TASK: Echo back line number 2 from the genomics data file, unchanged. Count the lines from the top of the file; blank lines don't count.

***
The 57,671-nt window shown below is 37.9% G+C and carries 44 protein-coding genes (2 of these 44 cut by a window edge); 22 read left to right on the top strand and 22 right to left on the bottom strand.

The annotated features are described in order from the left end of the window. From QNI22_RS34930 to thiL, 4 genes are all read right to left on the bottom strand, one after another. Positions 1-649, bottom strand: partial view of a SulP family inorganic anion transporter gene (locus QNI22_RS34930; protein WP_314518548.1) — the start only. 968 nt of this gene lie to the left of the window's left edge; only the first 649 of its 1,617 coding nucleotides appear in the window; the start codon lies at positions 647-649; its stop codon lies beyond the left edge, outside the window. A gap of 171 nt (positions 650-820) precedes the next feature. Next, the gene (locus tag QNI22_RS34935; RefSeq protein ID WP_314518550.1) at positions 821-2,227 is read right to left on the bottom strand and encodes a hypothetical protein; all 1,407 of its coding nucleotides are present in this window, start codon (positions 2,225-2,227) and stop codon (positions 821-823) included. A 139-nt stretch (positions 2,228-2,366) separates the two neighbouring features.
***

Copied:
The annotated features are described in order from the left end of the window. From QNI22_RS34930 to thiL, 4 genes are all read right to left on the bottom strand, one after another. Positions 1-649, bottom strand: partial view of a SulP family inorganic anion transporter gene (locus QNI22_RS34930; protein WP_314518548.1) — the start only. 968 nt of this gene lie to the left of the window's left edge; only the first 649 of its 1,617 coding nucleotides appear in the window; the start codon lies at positions 647-649; its stop codon lies beyond the left edge, outside the window. A gap of 171 nt (positions 650-820) precedes the next feature. Next, the gene (locus tag QNI22_RS34935; RefSeq protein ID WP_314518550.1) at positions 821-2,227 is read right to left on the bottom strand and encodes a hypothetical protein; all 1,407 of its coding nucleotides are present in this window, start codon (positions 2,225-2,227) and stop codon (positions 821-823) included. A 139-nt stretch (positions 2,228-2,366) separates the two neighbouring features.